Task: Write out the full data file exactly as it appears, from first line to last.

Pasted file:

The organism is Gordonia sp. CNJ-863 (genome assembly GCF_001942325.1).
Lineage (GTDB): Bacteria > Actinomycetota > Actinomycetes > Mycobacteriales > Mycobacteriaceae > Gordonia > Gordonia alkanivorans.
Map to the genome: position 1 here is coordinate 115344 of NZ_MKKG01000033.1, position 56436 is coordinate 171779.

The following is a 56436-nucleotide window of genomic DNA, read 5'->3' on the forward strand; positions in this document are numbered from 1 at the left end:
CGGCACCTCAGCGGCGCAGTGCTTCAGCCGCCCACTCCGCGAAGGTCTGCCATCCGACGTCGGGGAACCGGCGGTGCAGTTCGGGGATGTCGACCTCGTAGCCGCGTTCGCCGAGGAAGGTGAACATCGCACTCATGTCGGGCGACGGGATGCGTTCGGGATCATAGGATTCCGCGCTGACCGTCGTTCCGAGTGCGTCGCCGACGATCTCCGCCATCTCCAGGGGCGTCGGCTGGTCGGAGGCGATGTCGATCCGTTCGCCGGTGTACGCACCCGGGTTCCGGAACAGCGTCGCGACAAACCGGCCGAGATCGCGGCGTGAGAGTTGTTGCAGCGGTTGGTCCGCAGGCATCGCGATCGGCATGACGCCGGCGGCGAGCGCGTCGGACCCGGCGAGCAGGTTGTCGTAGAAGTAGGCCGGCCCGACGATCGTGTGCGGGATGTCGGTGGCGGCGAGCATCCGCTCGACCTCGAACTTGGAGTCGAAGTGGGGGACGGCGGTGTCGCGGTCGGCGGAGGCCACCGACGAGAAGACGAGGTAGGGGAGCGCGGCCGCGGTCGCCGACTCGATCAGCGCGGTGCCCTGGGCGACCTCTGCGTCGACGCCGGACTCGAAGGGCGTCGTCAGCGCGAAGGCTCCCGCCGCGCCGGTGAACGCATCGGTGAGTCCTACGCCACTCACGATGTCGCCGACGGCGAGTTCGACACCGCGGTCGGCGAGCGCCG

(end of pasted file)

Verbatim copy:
The organism is Gordonia sp. CNJ-863 (genome assembly GCF_001942325.1).
Lineage (GTDB): Bacteria > Actinomycetota > Actinomycetes > Mycobacteriales > Mycobacteriaceae > Gordonia > Gordonia alkanivorans.
Map to the genome: position 1 here is coordinate 115344 of NZ_MKKG01000033.1, position 56436 is coordinate 171779.

The following is a 56436-nucleotide window of genomic DNA, read 5'->3' on the forward strand; positions in this document are numbered from 1 at the left end:
CGGCACCTCAGCGGCGCAGTGCTTCAGCCGCCCACTCCGCGAAGGTCTGCCATCCGACGTCGGGGAACCGGCGGTGCAGTTCGGGGATGTCGACCTCGTAGCCGCGTTCGCCGAGGAAGGTGAACATCGCACTCATGTCGGGCGACGGGATGCGTTCGGGATCATAGGATTCCGCGCTGACCGTCGTTCCGAGTGCGTCGCCGACGATCTCCGCCATCTCCAGGGGCGTCGGCTGGTCGGAGGCGATGTCGATCCGTTCGCCGGTGTACGCACCCGGGTTCCGGAACAGCGTCGCGACAAACCGGCCGAGATCGCGGCGTGAGAGTTGTTGCAGCGGTTGGTCCGCAGGCATCGCGATCGGCATGACGCCGGCGGCGAGCGCGTCGGACCCGGCGAGCAGGTTGTCGTAGAAGTAGGCCGGCCCGACGATCGTGTGCGGGATGTCGGTGGCGGCGAGCATCCGCTCGACCTCGAACTTGGAGTCGAAGTGGGGGACGGCGGTGTCGCGGTCGGCGGAGGCCACCGACGAGAAGACGAGGTAGGGGAGCGCGGCCGCGGTCGCCGACTCGATCAGCGCGGTGCCCTGGGCGACCTCTGCGTCGACGCCGGACTCGAAGGGCGTCGTCAGCGCGAAGGCTCCCGCCGCGCCGGTGAACGCATCGGTGAGTCCTACGCCACTCACGATGTCGCCGACGGCGAGTTCGACACCGCGGTCGGCGAGCGCCG